Brisbane-based tech company Tritium is among the companies selected for a multi-million dollar project that will change the electric vehicle marketplace by providing high-power fast charging directly from the medium voltage network.
According to Tritium co-founder and engineering director James Kennedy, the $3.2 million project funded by the US Department of Energy and awarded to the Electric Power Research Institute (EPRI) will allow people to keep a “petrol station mentality” when shifting to electric vehicles.
Because petrol stations are readily available, people will drive until they are nearly empty, then pull in to fill the tank – which takes only a few minutes. At the moment, owners treat electric vehicles more like mobile phones – fully charging them overnight to maximise range.
Coupled with the increasing operating ranges offered by electric vehicles, Kennedy said the widespread availability of high-powered fast chargers – known in the US as ‘extreme fast chargers’ – would also make long distance electric vehicle road trips much more possible.
Kennedy said the charging stations under development will have the potential to add up to 350 km in 10 minutes for cars capable of using 350 kW power. There will initially be six charging heads per site, and more in the future.
“It’s a bit of a game-changer, and I don’t think that’s hyperbole,” Kennedy told create.
Smaller, cheaper, more efficient
According to Kennedy, Tritium’s involvement in the project followed on from previous work they have done with project lead EPRI – a US-based, utility-funded research centre that focuses on a range of issues including the electric vehicle charging network and its impact on the power grid.
“They thought the design of our high-powered charging system was extremely interesting,” Kennedy said.
Tritium is one of a number of project partners, including global power management company Eaton. Kennedy explained that Eaton is working on the most important part of the project – developing a rectifying charging system that can directly connect to the medium voltage charging system, rather than via a step-down transformer. Tritium has a budget of $800,000 to adapt its Veefil-PK high-powered charging head – which can deliver up to 475 kW depending on the capacity of the electric vehicle – to interface with Eaton’s system.
Kennedy explained that removing the large and expensive step-down transformers would mean a reduction in cost of around $50,000 to $60,000 per charging station. It would also shrink the station footprint by about 6-8 square metres.
“In a city area that’s a valuable amount of real estate,” said Kennedy.
Kennedy added that removing the transformer should also result in small efficiency gains by removing one stage of power conversion.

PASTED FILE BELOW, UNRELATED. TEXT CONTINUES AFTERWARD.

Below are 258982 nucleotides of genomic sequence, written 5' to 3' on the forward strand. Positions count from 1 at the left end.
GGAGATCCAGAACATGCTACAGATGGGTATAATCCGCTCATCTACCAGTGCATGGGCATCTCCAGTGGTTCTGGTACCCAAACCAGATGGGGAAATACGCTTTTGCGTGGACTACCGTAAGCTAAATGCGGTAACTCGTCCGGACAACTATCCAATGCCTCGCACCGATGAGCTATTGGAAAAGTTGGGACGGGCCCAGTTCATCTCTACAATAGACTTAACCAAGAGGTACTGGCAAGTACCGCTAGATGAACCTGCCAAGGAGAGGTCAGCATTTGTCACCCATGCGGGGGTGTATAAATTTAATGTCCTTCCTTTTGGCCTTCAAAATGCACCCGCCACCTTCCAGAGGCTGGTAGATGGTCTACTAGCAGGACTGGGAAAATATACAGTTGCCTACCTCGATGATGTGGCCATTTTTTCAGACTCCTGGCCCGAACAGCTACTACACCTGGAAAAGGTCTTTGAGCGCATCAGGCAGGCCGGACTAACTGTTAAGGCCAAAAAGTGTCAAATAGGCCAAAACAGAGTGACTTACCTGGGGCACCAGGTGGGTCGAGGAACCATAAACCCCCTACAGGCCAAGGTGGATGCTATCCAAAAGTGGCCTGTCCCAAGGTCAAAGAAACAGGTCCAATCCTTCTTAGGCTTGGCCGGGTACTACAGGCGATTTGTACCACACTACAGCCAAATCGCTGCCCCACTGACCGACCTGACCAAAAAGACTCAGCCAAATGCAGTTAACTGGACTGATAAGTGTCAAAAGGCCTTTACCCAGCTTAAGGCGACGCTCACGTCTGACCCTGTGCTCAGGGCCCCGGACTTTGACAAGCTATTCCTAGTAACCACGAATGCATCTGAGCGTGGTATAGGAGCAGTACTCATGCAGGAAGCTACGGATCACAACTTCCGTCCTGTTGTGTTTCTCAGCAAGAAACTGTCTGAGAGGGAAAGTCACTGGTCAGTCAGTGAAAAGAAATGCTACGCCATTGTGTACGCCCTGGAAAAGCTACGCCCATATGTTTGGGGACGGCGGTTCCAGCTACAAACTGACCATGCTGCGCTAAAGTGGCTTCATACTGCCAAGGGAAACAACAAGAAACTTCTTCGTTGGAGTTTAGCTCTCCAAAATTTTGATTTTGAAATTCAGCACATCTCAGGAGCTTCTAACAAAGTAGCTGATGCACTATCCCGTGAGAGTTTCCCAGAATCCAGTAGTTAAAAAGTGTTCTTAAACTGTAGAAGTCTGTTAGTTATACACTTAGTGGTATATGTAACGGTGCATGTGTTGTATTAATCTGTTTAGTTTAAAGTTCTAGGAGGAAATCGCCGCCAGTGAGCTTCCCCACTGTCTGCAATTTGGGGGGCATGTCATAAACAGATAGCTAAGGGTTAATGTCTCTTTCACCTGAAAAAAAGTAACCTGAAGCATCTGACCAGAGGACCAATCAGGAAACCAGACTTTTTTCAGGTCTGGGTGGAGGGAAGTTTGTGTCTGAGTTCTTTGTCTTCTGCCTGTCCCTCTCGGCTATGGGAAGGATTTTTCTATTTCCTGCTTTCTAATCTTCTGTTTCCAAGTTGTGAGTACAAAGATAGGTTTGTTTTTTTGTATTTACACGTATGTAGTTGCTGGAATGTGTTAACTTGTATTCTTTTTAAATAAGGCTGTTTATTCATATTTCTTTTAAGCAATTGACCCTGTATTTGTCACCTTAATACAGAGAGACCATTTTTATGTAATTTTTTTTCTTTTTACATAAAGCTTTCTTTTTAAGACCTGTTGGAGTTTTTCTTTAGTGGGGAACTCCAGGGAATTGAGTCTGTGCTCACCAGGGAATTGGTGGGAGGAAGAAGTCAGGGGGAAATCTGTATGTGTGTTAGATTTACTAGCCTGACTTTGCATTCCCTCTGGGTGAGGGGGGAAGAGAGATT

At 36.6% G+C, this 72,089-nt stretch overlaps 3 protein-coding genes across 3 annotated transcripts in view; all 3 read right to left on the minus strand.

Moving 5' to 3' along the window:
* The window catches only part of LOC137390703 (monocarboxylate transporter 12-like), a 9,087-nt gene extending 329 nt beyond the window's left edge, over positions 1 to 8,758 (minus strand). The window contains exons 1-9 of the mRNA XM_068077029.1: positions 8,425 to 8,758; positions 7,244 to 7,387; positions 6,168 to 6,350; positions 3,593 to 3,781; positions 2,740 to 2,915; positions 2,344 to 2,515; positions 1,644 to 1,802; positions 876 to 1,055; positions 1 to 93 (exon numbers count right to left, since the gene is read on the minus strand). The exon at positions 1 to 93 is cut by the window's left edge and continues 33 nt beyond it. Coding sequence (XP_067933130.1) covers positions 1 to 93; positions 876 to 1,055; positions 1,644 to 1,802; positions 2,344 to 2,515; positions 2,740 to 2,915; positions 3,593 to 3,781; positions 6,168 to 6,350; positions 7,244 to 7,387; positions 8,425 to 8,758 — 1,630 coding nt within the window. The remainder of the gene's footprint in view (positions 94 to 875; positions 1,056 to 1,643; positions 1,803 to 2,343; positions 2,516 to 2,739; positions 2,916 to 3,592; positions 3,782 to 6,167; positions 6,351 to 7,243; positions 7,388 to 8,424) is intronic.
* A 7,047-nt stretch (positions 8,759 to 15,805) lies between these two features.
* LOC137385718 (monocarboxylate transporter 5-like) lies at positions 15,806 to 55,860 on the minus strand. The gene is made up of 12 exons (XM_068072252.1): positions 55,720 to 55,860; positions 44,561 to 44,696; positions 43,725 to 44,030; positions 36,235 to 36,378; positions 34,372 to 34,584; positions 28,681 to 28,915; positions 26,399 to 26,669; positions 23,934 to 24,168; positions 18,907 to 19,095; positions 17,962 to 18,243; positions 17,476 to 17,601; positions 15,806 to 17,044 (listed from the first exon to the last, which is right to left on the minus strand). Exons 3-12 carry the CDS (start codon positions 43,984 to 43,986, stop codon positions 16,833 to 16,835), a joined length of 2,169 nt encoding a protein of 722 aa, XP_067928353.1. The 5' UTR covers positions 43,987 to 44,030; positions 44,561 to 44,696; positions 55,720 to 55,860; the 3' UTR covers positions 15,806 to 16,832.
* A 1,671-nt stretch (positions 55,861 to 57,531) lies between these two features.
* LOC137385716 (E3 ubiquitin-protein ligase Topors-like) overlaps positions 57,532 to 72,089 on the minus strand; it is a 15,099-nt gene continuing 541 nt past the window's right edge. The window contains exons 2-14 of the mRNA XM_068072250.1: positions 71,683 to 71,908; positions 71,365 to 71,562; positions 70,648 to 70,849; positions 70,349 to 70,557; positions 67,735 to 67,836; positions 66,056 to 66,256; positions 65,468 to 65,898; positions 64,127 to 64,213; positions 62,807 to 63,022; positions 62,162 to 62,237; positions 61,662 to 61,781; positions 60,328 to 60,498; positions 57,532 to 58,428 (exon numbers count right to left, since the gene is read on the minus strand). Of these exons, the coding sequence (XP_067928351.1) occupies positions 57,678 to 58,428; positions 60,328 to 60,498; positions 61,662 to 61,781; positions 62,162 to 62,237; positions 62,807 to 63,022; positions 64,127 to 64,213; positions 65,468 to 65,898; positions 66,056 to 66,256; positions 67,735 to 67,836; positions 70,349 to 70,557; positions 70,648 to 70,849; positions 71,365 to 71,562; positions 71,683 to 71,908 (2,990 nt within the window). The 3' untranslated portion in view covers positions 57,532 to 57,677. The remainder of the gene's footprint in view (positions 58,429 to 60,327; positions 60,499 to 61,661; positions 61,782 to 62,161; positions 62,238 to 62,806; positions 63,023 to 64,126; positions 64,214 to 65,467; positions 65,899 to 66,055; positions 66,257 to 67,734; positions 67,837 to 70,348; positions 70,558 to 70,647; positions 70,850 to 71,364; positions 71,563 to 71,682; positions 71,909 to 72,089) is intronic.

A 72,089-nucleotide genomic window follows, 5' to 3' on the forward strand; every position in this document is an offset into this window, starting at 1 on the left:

Taking off around the world, but not at home
Kennedy and his co-founders Dr David Finn and Dr Paul Sernia started Tritium in 2001 after racing solar cars together at University of Queensland.
All three founders have a background in computer systems engineering. The electronics they designed for their solar vehicle attracted interest from other teams, so they founded the company to market their products.
Tritium moved on to electronics for mainstream vehicles, but things really took off when they started manufacturing charging tech for electric vehicles, Kennedy said. The company now supplies their electric vehicle chargers to companies in the US, Europe and other markets around the globe.
Recently, Tritium landed a contract for up to 600 high-powered chargers for a network of 100 high-powered charging sites spanning the UK, France, Germany, Norway and Sweden. To cater to demand, Tritium have expanded their Brisbane manufacturing base, which can now produce up to 6000 units per year.
To allow them to remotely maintain and update systems deployed around the globe, Tritium fits their chargers with 3G or 4G connections.
“We can do it all from Brisbane, we don’t need an army of field technicians,” Kennedy explained.
Because of the low demand for charging stations in Australia, most of Tritium’s business is in exports. Kennedy commented that Australia’s lack of car charging infrastructure – which electric car owners are working to expand – was a ‘chicken and egg’ problem.
“Nobody wants to build infrastructure if there are no cars, and nobody wants to buy cars if there is no infrastructure,” he explained, adding that in Europe, the focus was on building the charging infrastructure to encourage uptake of electric vehicles.
Another barrier to electric car ownership in Australia was the limited number and availability of models on offer compared to markets such as Europe, according to Kennedy.
“That problem still needs solving in Australia and I’m not sure what the solution is,” he said.